Stellwagen Bank is marine sanctuary located in the southwest corner of the Gulf of Maine, between Cape Ann and Cape Cod Bay. After talking to several boaters from the New England area about Stellwagen Bank and whale watching, we knew exactly where we would be headed next.
As we departed Plymouth, we were all extremely excited. We were free of the marina, we were going to look for whales, and we were headed for Maine. We knew it would be about 5 hours before we reached any whales, and then the plan was to sail all night to arrive in Portland the next morning.
At almost exactly 5 hours into the trip, Colin starting asking when we would see any whales. Wil and I had already spent quite a bit of time on deck with binoculars in hand, keeping our eyes peeled for whale spouts, and we were beginning to wonder if we would find any whales.
Moments after Colin came on deck, the first whale appeared. It was similar to the fin whales we’d seen on our way to Cape Cod, but we couldn’t tell what it was. Shortly after, a few more whales appeared and then moved on, but none came close to the boat.
THEN, we saw a very large whale surface in the distance, and we recognized the humpback tail. This whale moved very quickly towards us, and as it got closer, we realized just how monsterous it was. Not knowing the whale’s intent, we all braced for impact. The whale dove and there was a lull. We watched and waited with racing hearts. Suddenly, the whale surfaced directly at our bow. Everything about the whale was enormous! It slowly moved through its motions of blowing its spout and arching its body as it gradually dove again. It was difficult to tell if the whale went under the boat. Swirling bubbles from where the whale had been, drifted under the trampolines and bridgedeck to our stern. We were staring at the mass of bubbles when the whale re-surfaced just off the starboard side of our stern. We stared in amazement, as we tried to settle our beating hearts.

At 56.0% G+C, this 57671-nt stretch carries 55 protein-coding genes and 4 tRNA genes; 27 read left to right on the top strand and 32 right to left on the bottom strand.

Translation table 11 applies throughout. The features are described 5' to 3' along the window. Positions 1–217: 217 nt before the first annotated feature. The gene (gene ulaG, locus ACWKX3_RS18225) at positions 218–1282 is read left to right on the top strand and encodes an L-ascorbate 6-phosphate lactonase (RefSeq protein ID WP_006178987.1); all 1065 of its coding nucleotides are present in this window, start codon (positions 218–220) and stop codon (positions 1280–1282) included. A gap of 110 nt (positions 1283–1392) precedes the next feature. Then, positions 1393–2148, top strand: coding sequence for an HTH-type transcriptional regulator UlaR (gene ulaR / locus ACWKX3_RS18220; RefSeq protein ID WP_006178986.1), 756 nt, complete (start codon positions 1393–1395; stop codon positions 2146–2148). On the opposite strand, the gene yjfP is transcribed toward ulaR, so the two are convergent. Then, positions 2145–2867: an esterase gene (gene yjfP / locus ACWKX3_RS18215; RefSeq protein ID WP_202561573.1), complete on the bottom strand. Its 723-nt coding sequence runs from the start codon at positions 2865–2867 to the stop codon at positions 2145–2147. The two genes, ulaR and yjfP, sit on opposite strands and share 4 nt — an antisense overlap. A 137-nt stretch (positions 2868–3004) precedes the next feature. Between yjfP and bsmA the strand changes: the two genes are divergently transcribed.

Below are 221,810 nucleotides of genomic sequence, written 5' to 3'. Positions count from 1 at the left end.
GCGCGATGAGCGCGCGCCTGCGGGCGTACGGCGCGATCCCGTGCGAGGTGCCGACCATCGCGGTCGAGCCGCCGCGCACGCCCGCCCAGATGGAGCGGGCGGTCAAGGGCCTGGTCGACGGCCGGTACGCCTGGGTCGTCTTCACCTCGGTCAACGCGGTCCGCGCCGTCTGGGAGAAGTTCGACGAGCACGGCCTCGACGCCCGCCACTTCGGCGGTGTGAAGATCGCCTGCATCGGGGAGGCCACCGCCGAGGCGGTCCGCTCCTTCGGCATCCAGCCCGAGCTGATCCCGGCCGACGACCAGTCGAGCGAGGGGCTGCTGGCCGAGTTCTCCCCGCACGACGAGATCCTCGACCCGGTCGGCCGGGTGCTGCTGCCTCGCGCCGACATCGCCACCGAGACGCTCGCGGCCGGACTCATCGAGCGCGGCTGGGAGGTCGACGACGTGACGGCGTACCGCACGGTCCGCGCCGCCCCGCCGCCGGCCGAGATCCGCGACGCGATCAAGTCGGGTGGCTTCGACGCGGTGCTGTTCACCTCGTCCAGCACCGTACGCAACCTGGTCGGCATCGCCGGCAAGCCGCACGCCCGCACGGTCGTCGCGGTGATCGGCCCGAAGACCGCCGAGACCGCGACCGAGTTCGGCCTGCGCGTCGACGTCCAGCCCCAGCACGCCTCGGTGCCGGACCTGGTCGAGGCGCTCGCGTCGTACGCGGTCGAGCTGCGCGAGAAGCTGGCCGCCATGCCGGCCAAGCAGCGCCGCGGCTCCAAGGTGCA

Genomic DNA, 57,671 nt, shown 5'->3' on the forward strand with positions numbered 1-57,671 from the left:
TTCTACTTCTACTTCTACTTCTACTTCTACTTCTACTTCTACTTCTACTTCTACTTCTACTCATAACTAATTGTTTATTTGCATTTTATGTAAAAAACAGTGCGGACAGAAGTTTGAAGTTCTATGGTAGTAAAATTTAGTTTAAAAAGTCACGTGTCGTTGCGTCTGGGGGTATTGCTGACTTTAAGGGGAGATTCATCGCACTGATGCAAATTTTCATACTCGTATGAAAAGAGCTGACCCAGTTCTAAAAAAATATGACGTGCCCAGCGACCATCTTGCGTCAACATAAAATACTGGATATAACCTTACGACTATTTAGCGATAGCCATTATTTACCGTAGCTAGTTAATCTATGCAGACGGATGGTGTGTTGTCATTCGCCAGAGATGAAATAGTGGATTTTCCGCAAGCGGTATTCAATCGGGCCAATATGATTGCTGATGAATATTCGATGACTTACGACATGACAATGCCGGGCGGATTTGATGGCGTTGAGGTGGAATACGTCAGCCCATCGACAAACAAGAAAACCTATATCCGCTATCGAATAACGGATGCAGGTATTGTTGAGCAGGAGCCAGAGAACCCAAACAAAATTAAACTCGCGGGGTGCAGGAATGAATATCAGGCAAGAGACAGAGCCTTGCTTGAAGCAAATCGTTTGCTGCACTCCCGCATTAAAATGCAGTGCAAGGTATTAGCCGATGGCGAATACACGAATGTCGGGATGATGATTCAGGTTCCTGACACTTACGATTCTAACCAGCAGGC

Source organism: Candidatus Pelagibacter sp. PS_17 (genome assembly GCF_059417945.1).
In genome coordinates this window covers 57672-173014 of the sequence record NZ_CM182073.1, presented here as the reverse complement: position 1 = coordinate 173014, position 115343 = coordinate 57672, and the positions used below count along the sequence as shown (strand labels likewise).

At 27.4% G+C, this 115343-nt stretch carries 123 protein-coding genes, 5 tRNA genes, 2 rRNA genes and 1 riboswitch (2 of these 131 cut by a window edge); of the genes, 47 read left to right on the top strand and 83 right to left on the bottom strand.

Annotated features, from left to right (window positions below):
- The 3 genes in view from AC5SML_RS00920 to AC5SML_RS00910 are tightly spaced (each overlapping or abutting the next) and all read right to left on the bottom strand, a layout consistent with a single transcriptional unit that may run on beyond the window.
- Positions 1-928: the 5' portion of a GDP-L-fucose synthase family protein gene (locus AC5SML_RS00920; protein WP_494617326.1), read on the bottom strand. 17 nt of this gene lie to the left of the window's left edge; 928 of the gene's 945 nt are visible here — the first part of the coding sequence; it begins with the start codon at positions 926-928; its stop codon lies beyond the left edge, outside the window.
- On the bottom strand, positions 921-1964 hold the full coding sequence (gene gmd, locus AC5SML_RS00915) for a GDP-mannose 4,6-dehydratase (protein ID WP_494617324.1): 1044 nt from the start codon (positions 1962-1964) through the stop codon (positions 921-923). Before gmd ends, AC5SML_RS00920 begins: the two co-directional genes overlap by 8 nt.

Our boat wasn’t the only boat on the bank. There were plenty of fishing boats, another sailboat, and a couple of whale watching boats. Prior to heading to the bank, we had read the rules of ocean etiquette for whale watching. Don’t approach a whale head-on. It’s unlawful to approach the protected Right Whale at anytime. Only one boat at a time is permitted within a 100-foot radius of a whale. If a whale is close, keep your engines in neutral. At one point, over the VHF radio we heard one whale watching boat captain accuse another boat captain of cutting off a whale’s path. It was quite the serious argument!
Needless to say, we were on an adrenaline high during the whole whale watching experience. Memories of humpback whales will stick with us for a lifetime.
See our whale video!
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Awesome story and pictures Jen…thanks for sharing. I am definitely cruising vicariously with you guys! I just can seem to smell the fishy smell from the blow hole quite yet now. Glad you are making so many memories!